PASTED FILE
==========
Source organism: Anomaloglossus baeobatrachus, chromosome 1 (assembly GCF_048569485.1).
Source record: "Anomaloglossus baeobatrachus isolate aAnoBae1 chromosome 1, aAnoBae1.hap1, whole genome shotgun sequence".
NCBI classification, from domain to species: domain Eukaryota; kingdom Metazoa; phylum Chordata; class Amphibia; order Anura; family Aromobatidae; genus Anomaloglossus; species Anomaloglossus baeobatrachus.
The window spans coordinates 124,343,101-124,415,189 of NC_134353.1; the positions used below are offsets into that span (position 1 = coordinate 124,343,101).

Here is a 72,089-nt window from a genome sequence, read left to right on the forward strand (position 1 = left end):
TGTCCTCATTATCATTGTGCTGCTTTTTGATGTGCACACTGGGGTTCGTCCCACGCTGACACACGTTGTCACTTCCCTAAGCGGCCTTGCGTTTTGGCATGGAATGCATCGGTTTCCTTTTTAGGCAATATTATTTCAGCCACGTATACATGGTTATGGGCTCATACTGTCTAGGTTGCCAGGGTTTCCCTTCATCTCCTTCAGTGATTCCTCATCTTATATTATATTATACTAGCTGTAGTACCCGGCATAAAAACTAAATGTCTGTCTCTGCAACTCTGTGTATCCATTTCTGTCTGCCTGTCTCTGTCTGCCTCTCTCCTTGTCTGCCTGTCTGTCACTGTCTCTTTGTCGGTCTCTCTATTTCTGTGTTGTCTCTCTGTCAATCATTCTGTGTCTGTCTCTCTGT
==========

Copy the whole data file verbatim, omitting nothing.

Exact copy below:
Source organism: Anomaloglossus baeobatrachus, chromosome 1 (assembly GCF_048569485.1).
Source record: "Anomaloglossus baeobatrachus isolate aAnoBae1 chromosome 1, aAnoBae1.hap1, whole genome shotgun sequence".
NCBI classification, from domain to species: domain Eukaryota; kingdom Metazoa; phylum Chordata; class Amphibia; order Anura; family Aromobatidae; genus Anomaloglossus; species Anomaloglossus baeobatrachus.
The window spans coordinates 124,343,101-124,415,189 of NC_134353.1; the positions used below are offsets into that span (position 1 = coordinate 124,343,101).

Here is a 72,089-nt window from a genome sequence, read left to right on the forward strand (position 1 = left end):
TGTCCTCATTATCATTGTGCTGCTTTTTGATGTGCACACTGGGGTTCGTCCCACGCTGACACACGTTGTCACTTCCCTAAGCGGCCTTGCGTTTTGGCATGGAATGCATCGGTTTCCTTTTTAGGCAATATTATTTCAGCCACGTATACATGGTTATGGGCTCATACTGTCTAGGTTGCCAGGGTTTCCCTTCATCTCCTTCAGTGATTCCTCATCTTATATTATATTATACTAGCTGTAGTACCCGGCATAAAAACTAAATGTCTGTCTCTGCAACTCTGTGTATCCATTTCTGTCTGCCTGTCTCTGTCTGCCTCTCTCCTTGTCTGCCTGTCTGTCACTGTCTCTTTGTCGGTCTCTCTATTTCTGTGTTGTCTCTCTGTCAATCATTCTGTGTCTGTCTCTCTGT